Exit of virions from cells

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LECTURE 15:
Exit of virions from cells
Waqas Nasir Chaudhry
Viro100:
Virology
3 Credit hours
NUST Centre of Virology & Immunology
Formation of virion membranes
• Enveloped virions acquire their membrane
envelopes by one of two mechanisms;
1. Either they modify a host cell membrane and
then nucleocapsids bud through it
2. The virus directs synthesis of new membrane,
which forms around the nucleocapsids
Budding through cell membranes
• Most enveloped viruses acquire their envelopes
by budding through a membrane of the host cell
• Regions of membrane through which budding will
occur, become modified by the insertion of one
or more species of virus protein, the vast majority
of which are glycoproteins
• Cell proteins may not be totally excluded from
these regions and may become incorporated into
virus envelopes; for example, HIV envelopes
contain major histocompatibility complex class II
proteins
• Budding of virions involves interaction
between the cytoplasmic tail of a virus
glycoprotein in the membrane and another
virus protein.
• M (membrane, matrix) protein
• M proteins have an affinity for membranes,
and bind to nucleocapsids as well as to the
virus glycoproteins, ‘stitching’ the two
together during budding.
• The vital role played by the M protein in the
budding process has been demonstrated using
mutants of measles virus (a paramyxovirus)
and rabies virus (arhabdovirus).
• Roles similar to that of the M protein are
played by the M1 protein of influenza A virus
and the MA (matrix) domain of the retrovirus
Gag protein
• Viruses that bud from the cell do so from
particular regions of the plasma membrane,
and if the cell is polarized then budding may
take place primarily from one surface.
Membrane trafficking pathways within the host cell
De novo synthesis of viral membranes
• A minority of viruses direct the synthesis of
lipid membrane late in the replication cycle.
• In some cases the membrane forms a virion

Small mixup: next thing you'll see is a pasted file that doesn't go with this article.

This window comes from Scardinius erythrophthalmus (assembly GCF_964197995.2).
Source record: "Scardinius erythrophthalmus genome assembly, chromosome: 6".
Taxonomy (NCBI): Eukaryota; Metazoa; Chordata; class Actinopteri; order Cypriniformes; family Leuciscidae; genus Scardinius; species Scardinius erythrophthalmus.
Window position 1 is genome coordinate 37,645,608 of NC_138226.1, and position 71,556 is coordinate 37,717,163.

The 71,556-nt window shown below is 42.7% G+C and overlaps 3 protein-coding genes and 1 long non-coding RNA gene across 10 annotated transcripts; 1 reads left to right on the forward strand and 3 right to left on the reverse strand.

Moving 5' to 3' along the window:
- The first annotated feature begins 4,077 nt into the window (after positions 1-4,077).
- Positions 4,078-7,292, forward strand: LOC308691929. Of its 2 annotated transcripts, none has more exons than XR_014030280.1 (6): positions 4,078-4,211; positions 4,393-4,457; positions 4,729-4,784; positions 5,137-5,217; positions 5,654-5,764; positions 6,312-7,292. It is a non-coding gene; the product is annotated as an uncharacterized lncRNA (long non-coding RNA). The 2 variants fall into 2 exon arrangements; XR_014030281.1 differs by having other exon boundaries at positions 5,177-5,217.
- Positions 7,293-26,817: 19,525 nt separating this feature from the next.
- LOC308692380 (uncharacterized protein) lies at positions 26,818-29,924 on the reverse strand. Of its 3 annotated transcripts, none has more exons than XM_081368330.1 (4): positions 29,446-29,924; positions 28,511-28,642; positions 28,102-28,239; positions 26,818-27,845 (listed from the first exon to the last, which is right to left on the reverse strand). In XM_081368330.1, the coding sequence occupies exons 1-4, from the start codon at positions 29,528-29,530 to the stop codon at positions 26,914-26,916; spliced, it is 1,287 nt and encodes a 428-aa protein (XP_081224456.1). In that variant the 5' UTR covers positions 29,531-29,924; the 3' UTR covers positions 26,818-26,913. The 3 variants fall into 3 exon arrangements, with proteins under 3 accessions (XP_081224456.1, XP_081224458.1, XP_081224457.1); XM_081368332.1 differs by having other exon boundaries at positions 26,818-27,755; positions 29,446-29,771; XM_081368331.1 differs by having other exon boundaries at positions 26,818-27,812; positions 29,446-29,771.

envelope (e.g. poxviruses);
• In other cases the membrane forms a layer
below the surface of the capsid (e.g.
iridoviruses)
• Baculoviruses produce two types of enveloped
virion during their replication.
• One type of virion has the function of
spreading the infection to other cells within
the host, and this virion acquires its envelope
by budding from the plasma membrane.
• The other type of virion has the function of
infecting new host individuals.
• Its envelope is laid down around
nucleocapsids within the nucleus and the
resulting virions become incorporated into
occlusion bodies
Virion exit from the infected
cell
• The virions of many viruses are released from the
infected cell when it bursts (lyses), a process that
may be initiated by the virus.
• Many phages produce enzymes (lysins, such as
lysozymes) that break bonds in the peptidoglycan
of the host bacterial cell walls.
• Other phages synthesize proteins that inhibit host
enzymes with roles in cell wall synthesis; this
leads to weakening of the cell wall and ultimately
to lysis
Phage Lysins as Novel Alternatives to Antibiotics; Prof. Dr.
Vincet Fischetti
• Because of their modes of transmission, most
plant viruses leave their host cells in ways that
differ from those of animal and bacterial
viruses.
• Plant cells are separated from each other by
thick cell walls, but in many of them there are
channels, called plasmodesmata, through
which the plant transports materials.
• Viruses are able to spread within the host by
passing from cell to cell through
plasmodesmata.
• For spread to new
hosts many plant
viruses leave the
host cell as a
component of the
meal of a vector
(e.g. an aphid or a
nematode) that
feeds by ingesting
the contents of
cells
Spread of plant viruses through plasmodesmeta
Reviridae Genome Replication; Conservative mode
They are dsRNA viruses which replicate in the cytoplasm
(indicating they have everything they need for
replication and do not utilize the cells replication
enzymes) and they do not fully uncoat during the
process of replication.
The reason for their failure to fully uncoat is that the
coat is resistant to protease digestion, which prevents
them from being completely destroyed by the infected
cell.
The mRNA used in translation is synthesized from the
negative strand of the dsRNA.
Each negative strand produces many positive strands.
The process utilizes particle-associated transcriptase.
Neither of the strands of dsRNA appear among the
transcription products, and both strands remain in the
uncoated core particle.
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